Fake customer reviews of goods, services, and establishments are much in the news these days. Last month, Edmunds.com settled a lawsuit it had brought against a company alleged to have posted thousands of fake reviews of car dealerships.
Yelp is working to crack down on fake reviews and warning users to be wary of extremely positive reviews. The site even flags businesses that have been identified as posting fake reviews, a sort of "buyer beware" caution, for more transparency.
Why the focus on reviews? It's a bottom line issue, quite literally. Academic researcher Michael Luca recently determined that a one-star improvement in ratings can translate into a 5-9% revenue increase for the business being reviewed. "Online reviews are shockingly important for a small business that is
trying to thrive. Five percent is enough of a difference in sales to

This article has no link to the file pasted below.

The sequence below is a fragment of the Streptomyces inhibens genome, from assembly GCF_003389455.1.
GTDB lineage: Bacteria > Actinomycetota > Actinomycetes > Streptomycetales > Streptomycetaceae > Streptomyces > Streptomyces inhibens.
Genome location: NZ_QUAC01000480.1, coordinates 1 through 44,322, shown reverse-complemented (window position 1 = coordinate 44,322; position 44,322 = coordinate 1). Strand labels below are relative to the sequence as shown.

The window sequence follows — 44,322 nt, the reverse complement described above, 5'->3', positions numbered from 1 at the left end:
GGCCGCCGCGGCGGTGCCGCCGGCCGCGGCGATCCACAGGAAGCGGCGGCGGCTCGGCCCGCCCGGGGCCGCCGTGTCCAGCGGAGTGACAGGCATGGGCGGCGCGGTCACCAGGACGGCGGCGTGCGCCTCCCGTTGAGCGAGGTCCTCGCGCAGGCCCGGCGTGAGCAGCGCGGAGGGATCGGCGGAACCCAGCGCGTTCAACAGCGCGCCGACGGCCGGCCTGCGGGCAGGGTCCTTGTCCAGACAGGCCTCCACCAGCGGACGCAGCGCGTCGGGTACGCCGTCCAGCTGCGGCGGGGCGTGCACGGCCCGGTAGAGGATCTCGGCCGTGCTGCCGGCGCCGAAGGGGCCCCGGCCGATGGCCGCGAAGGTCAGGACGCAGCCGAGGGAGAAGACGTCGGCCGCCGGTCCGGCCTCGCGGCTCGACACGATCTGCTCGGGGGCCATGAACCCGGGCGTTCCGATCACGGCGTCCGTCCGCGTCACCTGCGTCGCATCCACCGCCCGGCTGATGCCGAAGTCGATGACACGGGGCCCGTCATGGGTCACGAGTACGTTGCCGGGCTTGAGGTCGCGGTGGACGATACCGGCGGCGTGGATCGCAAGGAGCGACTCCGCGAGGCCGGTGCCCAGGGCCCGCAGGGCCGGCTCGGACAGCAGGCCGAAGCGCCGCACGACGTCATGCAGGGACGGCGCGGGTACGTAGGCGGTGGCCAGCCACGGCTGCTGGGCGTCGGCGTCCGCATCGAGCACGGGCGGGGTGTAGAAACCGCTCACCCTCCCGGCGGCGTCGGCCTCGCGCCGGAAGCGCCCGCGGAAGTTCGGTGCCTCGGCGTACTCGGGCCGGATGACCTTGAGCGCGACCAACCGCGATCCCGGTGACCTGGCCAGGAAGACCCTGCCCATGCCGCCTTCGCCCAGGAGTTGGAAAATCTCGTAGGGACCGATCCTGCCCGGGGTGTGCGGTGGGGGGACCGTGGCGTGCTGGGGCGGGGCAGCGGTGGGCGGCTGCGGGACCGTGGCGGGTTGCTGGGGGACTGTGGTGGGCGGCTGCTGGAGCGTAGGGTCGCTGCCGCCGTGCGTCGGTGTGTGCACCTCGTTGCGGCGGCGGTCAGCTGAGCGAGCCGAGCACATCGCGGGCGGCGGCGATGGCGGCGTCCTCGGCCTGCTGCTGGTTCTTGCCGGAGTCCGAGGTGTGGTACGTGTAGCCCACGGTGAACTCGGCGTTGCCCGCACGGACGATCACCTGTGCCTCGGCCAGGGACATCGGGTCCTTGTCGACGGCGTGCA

make a business stay open or closed," he explains.
The New York attorney general is currently cracking down on fake customer reviews because they are misleading. "When you look at a billboard, you can tell it’s a paid advertisement —
but on Yelp or Citysearch, you assume you’re reading authentic consumer
opinions, making this practice even more deceiving," he says.
So can customer reviews be trusted? A USA Today writer concludes: "I'm convinced that you should believe what you read, or at least some of
it, because the reviews might be written by real hotel guests and
restaurant patrons, and they can be useful when you're planning your
next vacation." In other words, take reviews into consideration as one of several criteria used when making buying decisions. Good advice. Trust, but verify with other sources and use your own judgment.